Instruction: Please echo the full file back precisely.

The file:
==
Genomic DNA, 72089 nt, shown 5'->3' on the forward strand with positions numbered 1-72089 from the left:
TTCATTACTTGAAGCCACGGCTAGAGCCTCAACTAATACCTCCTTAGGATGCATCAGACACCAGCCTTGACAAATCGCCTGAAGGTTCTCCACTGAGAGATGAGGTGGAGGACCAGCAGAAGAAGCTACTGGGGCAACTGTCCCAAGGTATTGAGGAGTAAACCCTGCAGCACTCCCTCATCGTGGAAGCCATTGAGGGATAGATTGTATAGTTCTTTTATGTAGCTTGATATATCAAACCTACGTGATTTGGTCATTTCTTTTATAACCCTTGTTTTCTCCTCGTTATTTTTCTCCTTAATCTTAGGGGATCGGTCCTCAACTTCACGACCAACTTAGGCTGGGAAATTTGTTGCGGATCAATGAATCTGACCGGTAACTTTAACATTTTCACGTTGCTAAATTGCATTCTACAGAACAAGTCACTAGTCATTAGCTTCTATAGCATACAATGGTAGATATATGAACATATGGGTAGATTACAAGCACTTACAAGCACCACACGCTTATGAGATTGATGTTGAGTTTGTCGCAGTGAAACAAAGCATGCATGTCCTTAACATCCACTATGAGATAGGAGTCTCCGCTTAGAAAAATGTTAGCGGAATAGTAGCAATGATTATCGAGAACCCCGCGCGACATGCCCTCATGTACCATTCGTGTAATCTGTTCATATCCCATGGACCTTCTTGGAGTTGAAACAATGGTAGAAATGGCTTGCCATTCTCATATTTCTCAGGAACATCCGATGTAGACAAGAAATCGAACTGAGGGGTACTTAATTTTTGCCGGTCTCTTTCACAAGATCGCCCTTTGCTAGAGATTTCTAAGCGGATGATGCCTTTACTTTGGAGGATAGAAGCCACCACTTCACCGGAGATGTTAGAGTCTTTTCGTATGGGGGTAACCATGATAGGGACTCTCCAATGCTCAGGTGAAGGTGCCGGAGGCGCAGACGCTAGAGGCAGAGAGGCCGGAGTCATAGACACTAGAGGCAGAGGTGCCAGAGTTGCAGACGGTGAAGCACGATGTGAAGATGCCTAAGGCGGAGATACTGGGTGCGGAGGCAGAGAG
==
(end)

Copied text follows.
Genomic DNA, 72089 nt, shown 5'->3' on the forward strand with positions numbered 1-72089 from the left:
TTCATTACTTGAAGCCACGGCTAGAGCCTCAACTAATACCTCCTTAGGATGCATCAGACACCAGCCTTGACAAATCGCCTGAAGGTTCTCCACTGAGAGATGAGGTGGAGGACCAGCAGAAGAAGCTACTGGGGCAACTGTCCCAAGGTATTGAGGAGTAAACCCTGCAGCACTCCCTCATCGTGGAAGCCATTGAGGGATAGATTGTATAGTTCTTTTATGTAGCTTGATATATCAAACCTACGTGATTTGGTCATTTCTTTTATAACCCTTGTTTTCTCCTCGTTATTTTTCTCCTTAATCTTAGGGGATCGGTCCTCAACTTCACGACCAACTTAGGCTGGGAAATTTGTTGCGGATCAATGAATCTGACCGGTAACTTTAACATTTTCACGTTGCTAAATTGCATTCTACAGAACAAGTCACTAGTCATTAGCTTCTATAGCATACAATGGTAGATATATGAACATATGGGTAGATTACAAGCACTTACAAGCACCACACGCTTATGAGATTGATGTTGAGTTTGTCGCAGTGAAACAAAGCATGCATGTCCTTAACATCCACTATGAGATAGGAGTCTCCGCTTAGAAAAATGTTAGCGGAATAGTAGCAATGATTATCGAGAACCCCGCGCGACATGCCCTCATGTACCATTCGTGTAATCTGTTCATATCCCATGGACCTTCTTGGAGTTGAAACAATGGTAGAAATGGCTTGCCATTCTCATATTTCTCAGGAACATCCGATGTAGACAAGAAATCGAACTGAGGGGTACTTAATTTTTGCCGGTCTCTTTCACAAGATCGCCCTTTGCTAGAGATTTCTAAGCGGATGATGCCTTTACTTTGGAGGATAGAAGCCACCACTTCACCGGAGATGTTAGAGTCTTTTCGTATGGGGGTAACCATGATAGGGACTCTCCAATGCTCAGGTGAAGGTGCCGGAGGCGCAGACGCTAGAGGCAGAGAGGCCGGAGTCATAGACACTAGAGGCAGAGGTGCCAGAGTTGCAGACGGTGAAGCACGATGTGAAGATGCCTAAGGCGGAGATACTGGGTGCGGAGGCAGAGAG